Old Fort Niagara is preparing for war this Independence Day weekend when hundreds of re-enactors from across New York state and the Northeast recreate the 1759 siege of Fort Niagara with one of the historic site's most popular and largest events - the French & Indian War Encampment. The Encampment runs Saturday, July 3, through Monday, July 5, from 9 a.m. to 6 p.m.
"The French & Indian War was a pivotal turning point in the history of Fort Niagara as the British gained control of the fort from the French," said Robert Emerson, executive director, Old Fort Niagara. "Our three-day encampment closely follows the course of events as they unfolded in July 1759, giving visitors a sense of stepping back into the 18th century with plenty of interactive activities, artillery bombardments and battle re-enactments scheduled throughout the weekend."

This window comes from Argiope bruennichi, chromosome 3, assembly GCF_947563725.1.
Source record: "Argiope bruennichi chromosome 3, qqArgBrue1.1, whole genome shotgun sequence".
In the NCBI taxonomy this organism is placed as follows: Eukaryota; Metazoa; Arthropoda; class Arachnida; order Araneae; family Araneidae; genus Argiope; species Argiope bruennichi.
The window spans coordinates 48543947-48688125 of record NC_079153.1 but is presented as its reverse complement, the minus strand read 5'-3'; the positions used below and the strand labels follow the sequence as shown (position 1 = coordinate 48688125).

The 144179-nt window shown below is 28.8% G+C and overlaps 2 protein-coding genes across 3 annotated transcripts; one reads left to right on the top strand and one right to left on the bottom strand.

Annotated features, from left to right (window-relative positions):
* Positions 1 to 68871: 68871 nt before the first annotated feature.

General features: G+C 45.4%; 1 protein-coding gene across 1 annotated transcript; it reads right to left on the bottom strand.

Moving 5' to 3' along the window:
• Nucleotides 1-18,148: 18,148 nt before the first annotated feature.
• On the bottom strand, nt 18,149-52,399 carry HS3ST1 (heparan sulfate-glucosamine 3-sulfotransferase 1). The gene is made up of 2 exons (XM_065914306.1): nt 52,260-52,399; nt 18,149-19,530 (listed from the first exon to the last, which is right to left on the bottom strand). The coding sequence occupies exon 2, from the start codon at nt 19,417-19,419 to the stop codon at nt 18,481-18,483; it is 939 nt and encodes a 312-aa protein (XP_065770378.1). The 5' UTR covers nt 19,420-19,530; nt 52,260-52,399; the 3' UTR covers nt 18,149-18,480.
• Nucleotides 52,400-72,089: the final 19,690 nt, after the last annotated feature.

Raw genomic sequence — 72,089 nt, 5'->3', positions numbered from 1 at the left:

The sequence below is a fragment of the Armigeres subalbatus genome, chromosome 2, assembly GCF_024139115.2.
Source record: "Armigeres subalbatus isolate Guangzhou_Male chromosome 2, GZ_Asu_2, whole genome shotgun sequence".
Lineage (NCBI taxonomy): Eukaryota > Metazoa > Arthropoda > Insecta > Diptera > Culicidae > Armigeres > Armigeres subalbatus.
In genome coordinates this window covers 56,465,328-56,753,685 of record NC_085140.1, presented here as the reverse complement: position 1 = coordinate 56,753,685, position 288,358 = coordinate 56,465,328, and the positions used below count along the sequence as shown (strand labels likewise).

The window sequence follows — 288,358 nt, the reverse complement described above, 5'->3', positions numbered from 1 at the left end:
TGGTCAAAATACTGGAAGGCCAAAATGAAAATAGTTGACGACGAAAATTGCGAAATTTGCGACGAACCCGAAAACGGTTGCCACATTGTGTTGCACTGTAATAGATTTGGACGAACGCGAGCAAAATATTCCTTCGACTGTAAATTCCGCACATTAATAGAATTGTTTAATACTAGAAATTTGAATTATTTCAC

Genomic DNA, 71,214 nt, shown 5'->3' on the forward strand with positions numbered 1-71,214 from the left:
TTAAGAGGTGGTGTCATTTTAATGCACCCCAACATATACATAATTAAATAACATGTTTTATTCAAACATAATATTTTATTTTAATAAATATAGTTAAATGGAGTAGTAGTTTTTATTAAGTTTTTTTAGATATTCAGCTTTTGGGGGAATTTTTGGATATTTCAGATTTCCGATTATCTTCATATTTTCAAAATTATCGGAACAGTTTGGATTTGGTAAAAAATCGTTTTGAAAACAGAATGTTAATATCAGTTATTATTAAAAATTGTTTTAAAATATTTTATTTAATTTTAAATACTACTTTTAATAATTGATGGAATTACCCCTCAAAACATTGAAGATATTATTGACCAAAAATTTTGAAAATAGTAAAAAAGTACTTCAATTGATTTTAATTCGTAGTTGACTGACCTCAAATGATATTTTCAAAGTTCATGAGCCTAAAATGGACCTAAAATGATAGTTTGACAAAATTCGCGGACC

Throughout the weekend, a living history encampment recreates the siege with re-enactors portraying British and French forces and Native American warriors. Highlights include various artillery bombardments, extensive battle re-enactments, living history camps, recruiting demonstrations, Native American dance, local craftsmen goods, military music and children's games.
The original siege of Fort Niagara during the French & Indian War began on July 6, 1759, as a British army of 2,400 soldiers and 1,000 Iroquois warriors surrounded Fort Niagara. The 600 French defenders held the post for almost three weeks as the British bombarded Fort Niagara with batteries of cannon and mortars daily. The last hope for the French was an army of 1,500 from the Ohio Valley, but on July 24 they encountered the British a mile south of the fort in what became known as The Battle La Belle Famille. On July 25, 1759, the French surrendered Fort Niagara to the British.Admission to OFN for the French & Indian War Encampment is $13 per person. Children under age 6 are free. For more information, visit www.oldfortniagara.org or call 745-7611.